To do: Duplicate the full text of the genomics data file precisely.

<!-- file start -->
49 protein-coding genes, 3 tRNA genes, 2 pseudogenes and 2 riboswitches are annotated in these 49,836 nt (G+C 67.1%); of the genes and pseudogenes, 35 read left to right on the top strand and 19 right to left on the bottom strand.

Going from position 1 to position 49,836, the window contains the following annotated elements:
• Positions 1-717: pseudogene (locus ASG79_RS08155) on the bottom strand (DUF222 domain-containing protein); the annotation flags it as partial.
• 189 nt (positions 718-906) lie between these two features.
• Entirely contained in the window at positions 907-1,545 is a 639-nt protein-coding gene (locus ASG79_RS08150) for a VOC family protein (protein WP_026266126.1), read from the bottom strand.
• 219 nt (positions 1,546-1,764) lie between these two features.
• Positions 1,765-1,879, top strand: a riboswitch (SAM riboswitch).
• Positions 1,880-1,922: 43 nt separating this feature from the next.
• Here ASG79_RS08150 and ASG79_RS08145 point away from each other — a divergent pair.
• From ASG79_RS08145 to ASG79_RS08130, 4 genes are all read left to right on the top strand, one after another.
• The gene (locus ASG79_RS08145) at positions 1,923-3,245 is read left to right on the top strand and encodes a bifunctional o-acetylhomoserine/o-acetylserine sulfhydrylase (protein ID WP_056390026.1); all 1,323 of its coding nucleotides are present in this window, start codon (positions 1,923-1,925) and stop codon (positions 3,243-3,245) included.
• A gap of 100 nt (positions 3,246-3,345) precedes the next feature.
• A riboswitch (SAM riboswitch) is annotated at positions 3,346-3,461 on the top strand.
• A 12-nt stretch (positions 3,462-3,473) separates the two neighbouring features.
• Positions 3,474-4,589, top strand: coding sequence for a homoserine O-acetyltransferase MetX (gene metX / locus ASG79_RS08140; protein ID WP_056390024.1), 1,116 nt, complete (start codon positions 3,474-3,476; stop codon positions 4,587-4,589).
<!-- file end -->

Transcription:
49 protein-coding genes, 3 tRNA genes, 2 pseudogenes and 2 riboswitches are annotated in these 49,836 nt (G+C 67.1%); of the genes and pseudogenes, 35 read left to right on the top strand and 19 right to left on the bottom strand.

Going from position 1 to position 49,836, the window contains the following annotated elements:
• Positions 1-717: pseudogene (locus ASG79_RS08155) on the bottom strand (DUF222 domain-containing protein); the annotation flags it as partial.
• 189 nt (positions 718-906) lie between these two features.
• Entirely contained in the window at positions 907-1,545 is a 639-nt protein-coding gene (locus ASG79_RS08150) for a VOC family protein (protein WP_026266126.1), read from the bottom strand.
• 219 nt (positions 1,546-1,764) lie between these two features.
• Positions 1,765-1,879, top strand: a riboswitch (SAM riboswitch).
• Positions 1,880-1,922: 43 nt separating this feature from the next.
• Here ASG79_RS08150 and ASG79_RS08145 point away from each other — a divergent pair.
• From ASG79_RS08145 to ASG79_RS08130, 4 genes are all read left to right on the top strand, one after another.
• The gene (locus ASG79_RS08145) at positions 1,923-3,245 is read left to right on the top strand and encodes a bifunctional o-acetylhomoserine/o-acetylserine sulfhydrylase (protein ID WP_056390026.1); all 1,323 of its coding nucleotides are present in this window, start codon (positions 1,923-1,925) and stop codon (positions 3,243-3,245) included.
• A gap of 100 nt (positions 3,246-3,345) precedes the next feature.
• A riboswitch (SAM riboswitch) is annotated at positions 3,346-3,461 on the top strand.
• A 12-nt stretch (positions 3,462-3,473) separates the two neighbouring features.
• Positions 3,474-4,589, top strand: coding sequence for a homoserine O-acetyltransferase MetX (gene metX / locus ASG79_RS08140; protein ID WP_056390024.1), 1,116 nt, complete (start codon positions 3,474-3,476; stop codon positions 4,587-4,589).